Are Death Bed Conversions Genuine?

Yesterday I wrote about God’s ability to forgive sinners, even the gravest of sinners like Ted Bundy.  He stated in his interview:   “I know people will accuse me of being self-serving, but through God’s help, I have been able to come to the point, much too late, where I can feel the hurt and the pain I am responsible for.”

Are death-bed conversions genuine?

Like I said yesterday, while we can examine the fruit of another’s life, we can never truly know his heart.  But we do know of at least one person who came to undeniable saving faith just moments before death:  The thief on the cross.

“Now there was also an inscription above Him, ‘THIS IS THE KING OF THE JEWS.’  One of the criminals who were hanged there was hurling abuse at Him, saying, ‘Are You not the Christ?  Save Yourself and us!’  But the other answered, and rebuking him said, ‘Do you not even fear God, since you are under the same sentence of condemnation?  And we indeed are suffering justly, for we are receiving what we deserve for our deeds; but this man has done nothing wrong.’  And he was saying, ‘Jesus, remember me when You come in Your kingdom!’  And He said to him, ‘Truly I say to you, today you shall be with Me in Paradise’.”

 – Luke 23.39-43

Bundy made a very normal observation:  It sounds self-serving to live one’s entire life to his own end and only make peace with God on the way out.  But in reality, salvation is self-serving.  I know, I know, we exist for the glory of God (Rom 4.20, Jos 7.19, 1 Chr 16.35, and innumerable more).  But Paul makes a really interesting statement when he speaks about the one who is following Christ.  He says that the one who will inherit eternal life is the one who “perseveres in doing good seeking for glory and honor and immortality” (Rom 2.7).  Are you seeking for glory, honor and immortality?  When Jesus tells us to not live for the world, he says:

“Do not store up for yourselves treasures on earth, where moth and rust destroy, and where thieves break in and steal.  But store up for yourselves treasures in heaven, where neither moth nor rust destroys, and where thieves do not break in or steal; for where your treasure is, there your heart will be also.”

 – Matt 6.19-21

Notice that Jesus is not saying to live for nothing.  He is not discrediting all treasures.  He is saying work for the treasures that matter!  The ones that last forever!  The ones in eternity!  We are seeking our own best interest, because if you work for those things that will rust and fade away, you are living a life of vanity.  But if you live for those things that will last forever, you are living unto the ultimate happiness.  Yes, all of salvation is self-serving.  It is our eternal preservation through Jesus’ righteousness by faith through grace to enjoy God forever.

So then the question begs to be asked, is it more self-serving to live a life of sin and meaninglessness and get eternity covered at the very end?  Or is it better for me to have much time on earth to store up treasures in Heaven and have abundant life (John 10.10) here on Earth, falling in love deeply with Jesus before I get to meet him face to face?

I would argue the latter.

John Piper wrote a book called “Don’t Waste Your Life”.  I highly recommend the book to everyone!  In it, he speaks of an elderly man who came to a realization of the meaning of life and salvation late in life and when he turned to Christ, in awesome sorrow he mourned “I have wasted [my life]”.

Faith is a matter of the heart.  It is understanding sin and its consequence.  It is understanding God and His holiness and our inability to appease His wrath.  It is embracing Jesus and His righteousness as our only means by which we can by saved, and it is repenting from sin so as to bring glory and honor to God.  One who is truly saved mourns lost time with the Lord and grieves over sin committed that dishonors Him.  Faith is the only response of the heart that accords with grace (Rom 4.5, 20).  And it is by faith alone that we please God and are saved (Heb 11.6, Eph 2.8-9).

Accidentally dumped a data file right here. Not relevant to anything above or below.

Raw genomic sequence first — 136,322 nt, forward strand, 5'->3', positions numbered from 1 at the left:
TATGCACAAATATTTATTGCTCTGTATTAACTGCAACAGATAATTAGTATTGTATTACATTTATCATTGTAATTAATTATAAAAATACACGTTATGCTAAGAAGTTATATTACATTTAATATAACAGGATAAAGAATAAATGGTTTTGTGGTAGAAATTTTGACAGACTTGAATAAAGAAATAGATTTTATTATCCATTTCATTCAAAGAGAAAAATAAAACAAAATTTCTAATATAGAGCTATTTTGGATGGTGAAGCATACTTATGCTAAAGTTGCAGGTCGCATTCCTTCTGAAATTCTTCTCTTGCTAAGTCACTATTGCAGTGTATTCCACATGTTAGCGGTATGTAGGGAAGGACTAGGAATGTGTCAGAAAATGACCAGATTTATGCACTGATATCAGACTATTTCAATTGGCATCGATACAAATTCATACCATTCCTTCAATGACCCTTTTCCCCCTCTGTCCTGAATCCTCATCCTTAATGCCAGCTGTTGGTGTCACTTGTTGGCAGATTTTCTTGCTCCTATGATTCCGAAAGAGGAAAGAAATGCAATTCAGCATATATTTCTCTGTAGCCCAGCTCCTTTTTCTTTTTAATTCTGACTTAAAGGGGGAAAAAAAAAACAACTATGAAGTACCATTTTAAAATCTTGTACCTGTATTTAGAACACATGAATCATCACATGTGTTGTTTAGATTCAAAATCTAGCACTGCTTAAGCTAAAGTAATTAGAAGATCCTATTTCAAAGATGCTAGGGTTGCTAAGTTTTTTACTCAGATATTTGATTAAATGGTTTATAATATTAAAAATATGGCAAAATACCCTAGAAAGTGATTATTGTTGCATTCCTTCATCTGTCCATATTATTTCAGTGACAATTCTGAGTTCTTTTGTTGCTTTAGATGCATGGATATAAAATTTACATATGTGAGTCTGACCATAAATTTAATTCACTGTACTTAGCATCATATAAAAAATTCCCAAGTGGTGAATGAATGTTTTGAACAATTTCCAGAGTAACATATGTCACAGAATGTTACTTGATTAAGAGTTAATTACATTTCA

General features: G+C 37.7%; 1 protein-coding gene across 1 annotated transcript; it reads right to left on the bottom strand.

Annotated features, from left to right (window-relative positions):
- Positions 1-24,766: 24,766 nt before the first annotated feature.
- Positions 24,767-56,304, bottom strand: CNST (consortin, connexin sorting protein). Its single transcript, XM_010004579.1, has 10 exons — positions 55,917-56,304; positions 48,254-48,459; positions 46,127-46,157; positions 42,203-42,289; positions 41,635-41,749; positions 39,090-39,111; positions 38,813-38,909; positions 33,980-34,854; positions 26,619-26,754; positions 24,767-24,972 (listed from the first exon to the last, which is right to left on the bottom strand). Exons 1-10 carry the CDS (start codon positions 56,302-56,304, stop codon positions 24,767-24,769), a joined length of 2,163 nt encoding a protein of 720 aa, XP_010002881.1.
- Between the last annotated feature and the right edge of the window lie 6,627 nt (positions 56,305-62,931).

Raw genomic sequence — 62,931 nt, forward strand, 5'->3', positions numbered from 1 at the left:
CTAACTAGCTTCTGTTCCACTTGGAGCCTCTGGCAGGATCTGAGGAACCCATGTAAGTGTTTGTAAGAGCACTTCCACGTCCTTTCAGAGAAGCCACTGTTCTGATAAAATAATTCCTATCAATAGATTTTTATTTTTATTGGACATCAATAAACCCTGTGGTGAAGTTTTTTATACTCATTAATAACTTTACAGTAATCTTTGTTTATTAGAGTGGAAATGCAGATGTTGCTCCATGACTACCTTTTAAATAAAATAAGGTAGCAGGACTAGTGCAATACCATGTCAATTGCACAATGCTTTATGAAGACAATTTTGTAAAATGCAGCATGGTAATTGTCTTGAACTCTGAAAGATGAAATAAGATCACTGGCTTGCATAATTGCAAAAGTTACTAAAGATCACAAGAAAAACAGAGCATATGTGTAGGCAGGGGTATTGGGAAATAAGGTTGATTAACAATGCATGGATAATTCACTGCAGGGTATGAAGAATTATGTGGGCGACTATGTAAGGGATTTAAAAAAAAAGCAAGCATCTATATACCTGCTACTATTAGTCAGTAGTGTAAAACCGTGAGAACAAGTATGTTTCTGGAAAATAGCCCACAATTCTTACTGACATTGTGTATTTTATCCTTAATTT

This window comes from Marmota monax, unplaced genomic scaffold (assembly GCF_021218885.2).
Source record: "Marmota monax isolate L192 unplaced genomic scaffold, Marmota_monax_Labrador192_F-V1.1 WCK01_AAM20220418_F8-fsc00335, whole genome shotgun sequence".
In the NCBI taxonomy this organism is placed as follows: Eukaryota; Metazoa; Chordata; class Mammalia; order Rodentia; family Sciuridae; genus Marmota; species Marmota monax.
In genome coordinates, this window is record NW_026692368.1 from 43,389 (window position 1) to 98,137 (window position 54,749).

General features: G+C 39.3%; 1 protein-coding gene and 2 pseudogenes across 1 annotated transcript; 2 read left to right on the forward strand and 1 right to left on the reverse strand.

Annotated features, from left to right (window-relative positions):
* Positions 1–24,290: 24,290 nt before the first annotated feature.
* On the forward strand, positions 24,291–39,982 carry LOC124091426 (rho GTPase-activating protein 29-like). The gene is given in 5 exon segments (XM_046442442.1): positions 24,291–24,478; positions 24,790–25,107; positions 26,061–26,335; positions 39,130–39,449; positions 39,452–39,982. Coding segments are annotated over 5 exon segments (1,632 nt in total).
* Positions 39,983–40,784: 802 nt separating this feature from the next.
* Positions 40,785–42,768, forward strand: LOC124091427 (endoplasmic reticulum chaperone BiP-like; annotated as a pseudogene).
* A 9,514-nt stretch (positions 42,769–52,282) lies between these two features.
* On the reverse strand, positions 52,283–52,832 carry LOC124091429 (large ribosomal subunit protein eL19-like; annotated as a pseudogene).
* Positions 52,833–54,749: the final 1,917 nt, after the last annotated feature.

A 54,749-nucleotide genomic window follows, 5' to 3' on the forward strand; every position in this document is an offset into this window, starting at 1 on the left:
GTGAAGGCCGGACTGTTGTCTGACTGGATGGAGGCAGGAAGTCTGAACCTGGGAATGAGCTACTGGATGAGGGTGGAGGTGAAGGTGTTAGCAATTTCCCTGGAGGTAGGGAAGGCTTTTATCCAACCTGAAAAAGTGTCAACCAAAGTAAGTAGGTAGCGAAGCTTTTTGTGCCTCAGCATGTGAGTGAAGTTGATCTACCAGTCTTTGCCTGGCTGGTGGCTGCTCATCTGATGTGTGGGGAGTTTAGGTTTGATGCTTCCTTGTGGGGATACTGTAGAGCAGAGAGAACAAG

Therefore I would argue that the way to test the sincerity of a deathbed conversion is the remorse for a life wasted.  If someone purposes to live a life of personal gain and pleasure, only to say “Please save me” on death’s door, then genuine faith is not present.  But I would also note that when one is staring death in the face, the reality of the vanity of worldliness becomes most clear.  It is only when one realizes that everything for which he has worked will be left behind does he grasp the insignificance of anything temporal and the full value of knowing God.  If one’s intention is to get to Heaven, but not to glorify or love God, he will not be saved.  Fear of eternity alone is not enough.  But to recognize the need of a savior, to understand sin and to embrace forgiveness and enter into a relationship with God through faith is enough.  Anyone can do it, if the Lord permits.

“Today if you hear His voice, do not harden your hearts as when they provoked Me.”

 – Heb 13.5

If you hear His voice, be saved today!  Because there may not always be tomorrow.  And there comes a point where our hearts become so hardened that we can no longer be saved.  And if you do come to your deathbed and God extends the grace of faith to you then, you can certainly be saved, but only at the cost of realizing a lifetime wasted and no treasures stored up in eternity.

Did God forgive Ted Bundy?

Ted Bundy was one of the most notorious serial killers of the 20th century.  With Methodist roots, he dabbled in the Church of Latter Day Saints during his killing spree.  But while he was incarcerated after being found guilty and receiving the death penalty sentence, Ted Bundy made a confession of faith in Jesus Christ for the forgiveness of his sins.  The evening before he was executed he asked Dr. James Dobson, an American Evangelical Christian author, psychologist and the founder of Focus on the Family, to come and give him his final interview.  During the interview he focused primarily on the role that he believed pornography to have had on his psyche, but he also confessed faith in Jesus Christ.

When Dobson asked Bundy if he had remorse for what he had done, part of his answer was this: